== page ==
The increasing use of technology within education impacts many aspects of learning including assessment. Good assessment practices are essential for learning and teaching and the use of technology has been demonstrated to improve assessment at various levels (JISC, 2007). E-assessment which refers to the use of technology to assist assessment has a number of benefits when compared to paper based system such as cost reductions (James, 2016), the ability to assess more learners (Jordan, 2009), time saving as a result of marker automation (Ras, Whitelock, & Kalz, 2015), increased frequency of assessment (Sclater, 2007); adaptive testing (Fluck, Pullen, & Harper, 2009), and greater personalisation (Gusev & Armenski, 2014). Some of the most important features of a robust e-assessment system include ease of use and accessibility, interoperability, security and effective feedback features that can provide vital information to students and teachers alike. A well designed e-assessment system will also provide functionalities to manage student assessment data such as background statistical information and analysis.
The DALDIS project comprising 8 partners will address open access e-assessment for learning through the application and dissemination of innovative assessment for learning techniques which are established in different curriculum contexts and then tested in schools in 6 European countries.
Innovative data analysis processes will be applied to support learners and teachers, and to evaluate the most effective questioning and learning models. The project, based on Study Quest technology (www.study-quest.com), will drive student learning progression using well designed question sets and student feedback to help the student build their knowledge and understanding and support the investigation of key curriculum concepts. The key objective is to evaluate ‘assessment for learning’ (AFL) informed by feedback using digital technology in 6 countries with a focus on Science teaching and learning (Physics, Chemistry, Biology and Earth Science), and modern foreign languages
(through the teaching of English and French) in years 5 through 9.
A key feature of the Study Quest technology is the use of carefully designed ‘Feedback’ for all questions help to nudge the student towards the right answer, reinforcing basic knowledge and conceptual understanding all the way, and effectively introducing and teaching the next concepts.
Investigative questioning is supported through carefully designed questions to encourage students to research additional information working individually or collaborating to think through topics more
deeply to find answers.
The question sets used will closely match national curricula and classroom teaching practice in each country based mainly on popular textbooks in collaboration with schools and textbook publishers.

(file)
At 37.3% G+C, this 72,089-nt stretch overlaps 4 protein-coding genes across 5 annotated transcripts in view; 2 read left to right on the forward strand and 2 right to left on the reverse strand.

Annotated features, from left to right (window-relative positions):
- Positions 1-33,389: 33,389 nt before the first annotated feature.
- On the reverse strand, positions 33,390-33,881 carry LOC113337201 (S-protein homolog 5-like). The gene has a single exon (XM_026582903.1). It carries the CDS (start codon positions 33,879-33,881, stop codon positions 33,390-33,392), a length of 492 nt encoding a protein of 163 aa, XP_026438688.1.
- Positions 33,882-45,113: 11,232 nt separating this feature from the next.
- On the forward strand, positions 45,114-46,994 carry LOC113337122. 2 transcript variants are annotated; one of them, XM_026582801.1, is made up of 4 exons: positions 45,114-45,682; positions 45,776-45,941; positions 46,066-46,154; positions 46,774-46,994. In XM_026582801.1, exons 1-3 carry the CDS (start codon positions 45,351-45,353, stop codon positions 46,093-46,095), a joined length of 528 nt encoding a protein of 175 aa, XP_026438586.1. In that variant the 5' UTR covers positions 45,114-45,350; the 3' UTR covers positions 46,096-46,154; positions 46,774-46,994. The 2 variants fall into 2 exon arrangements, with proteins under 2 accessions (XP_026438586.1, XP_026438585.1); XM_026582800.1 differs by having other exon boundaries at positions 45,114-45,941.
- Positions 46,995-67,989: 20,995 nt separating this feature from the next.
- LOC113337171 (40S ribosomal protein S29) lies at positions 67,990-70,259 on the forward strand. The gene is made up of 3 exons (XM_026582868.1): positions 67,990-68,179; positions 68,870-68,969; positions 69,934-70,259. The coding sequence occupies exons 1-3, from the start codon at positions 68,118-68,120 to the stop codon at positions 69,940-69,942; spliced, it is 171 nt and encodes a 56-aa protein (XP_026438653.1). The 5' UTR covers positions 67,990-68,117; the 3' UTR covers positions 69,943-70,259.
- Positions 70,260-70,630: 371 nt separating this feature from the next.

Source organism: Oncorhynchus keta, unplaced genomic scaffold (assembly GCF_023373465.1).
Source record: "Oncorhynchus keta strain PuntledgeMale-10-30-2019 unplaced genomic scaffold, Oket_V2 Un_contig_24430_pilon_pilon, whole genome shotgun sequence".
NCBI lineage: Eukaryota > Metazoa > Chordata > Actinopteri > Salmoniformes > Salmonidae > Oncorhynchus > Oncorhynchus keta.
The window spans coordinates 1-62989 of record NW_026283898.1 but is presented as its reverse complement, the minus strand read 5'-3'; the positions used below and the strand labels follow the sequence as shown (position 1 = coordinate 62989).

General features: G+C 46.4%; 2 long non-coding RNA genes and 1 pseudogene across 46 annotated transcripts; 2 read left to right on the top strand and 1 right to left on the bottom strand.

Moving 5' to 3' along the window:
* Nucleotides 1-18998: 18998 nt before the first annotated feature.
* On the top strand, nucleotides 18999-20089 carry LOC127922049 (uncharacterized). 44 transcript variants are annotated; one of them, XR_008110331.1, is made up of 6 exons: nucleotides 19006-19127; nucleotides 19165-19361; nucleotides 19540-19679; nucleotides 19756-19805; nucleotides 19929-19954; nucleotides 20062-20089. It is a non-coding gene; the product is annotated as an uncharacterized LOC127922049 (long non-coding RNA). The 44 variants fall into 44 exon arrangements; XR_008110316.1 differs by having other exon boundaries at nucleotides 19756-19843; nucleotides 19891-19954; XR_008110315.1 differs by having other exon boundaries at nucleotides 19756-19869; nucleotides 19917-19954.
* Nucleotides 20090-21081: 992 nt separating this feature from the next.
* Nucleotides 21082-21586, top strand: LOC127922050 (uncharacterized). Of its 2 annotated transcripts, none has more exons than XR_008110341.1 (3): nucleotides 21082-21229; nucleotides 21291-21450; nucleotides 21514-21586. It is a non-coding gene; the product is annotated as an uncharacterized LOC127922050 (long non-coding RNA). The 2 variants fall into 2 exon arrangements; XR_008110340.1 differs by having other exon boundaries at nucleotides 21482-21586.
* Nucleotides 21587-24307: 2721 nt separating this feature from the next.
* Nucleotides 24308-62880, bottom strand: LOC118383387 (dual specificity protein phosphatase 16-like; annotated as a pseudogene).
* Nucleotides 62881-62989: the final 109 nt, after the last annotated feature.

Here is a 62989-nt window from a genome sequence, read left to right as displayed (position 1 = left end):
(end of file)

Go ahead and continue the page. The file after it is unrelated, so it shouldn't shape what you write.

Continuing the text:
The Study Quest technology includes data collection on usage patterns, progression and preferences to support a significant analysis of successful and unsuccessful questioning techniques, analyse student progress and detect personal learning approaches, needs and preferences.

A significant analysis of this dataset to evaluate questioning methodologies, and improve the technology will be part of this project.
A number of training and dissemination sessions (multiplier events) will take place in each region where the DALDIS project trials take place. All participating teachers will have an opportunity to participate in a dissemination training session prior to using the technology in the classroom. The project includes several innovative elements including the use of feedback and nudges to help the student learn; gamification and incentives to encourage students; data analytics providing insights on effective questioning, student progression and providing data groupings to support the personalisation of the learning process.
DALDIS will evaluate and test these innovative features of assessment for learning in several European contexts, thereby facilitating cross-European perspectives and insights on AFL. To support the feasibility and long-term economic sustainability of the solution, features such as collaboration with education publishers, the creation of a digital companion to successful textbooks, the ease and flexibility of the question scripting model and the investigation of premium business models to support sustainability beyond this project are also important innovations.
Principal outputs will include:
1. Pilot results and evaluation reports
2. Curriculum aligned question sets in five languages
3. Technology upgrades to support needs of schools in participating countries
4. Software UI translated to five languages
5. A data analysis report outlining findings on effectiveness of methods
6. Training materials and online user help in five languages
7. A website with pilot and evaluation results, reports and the training and online user help

Trinity College.png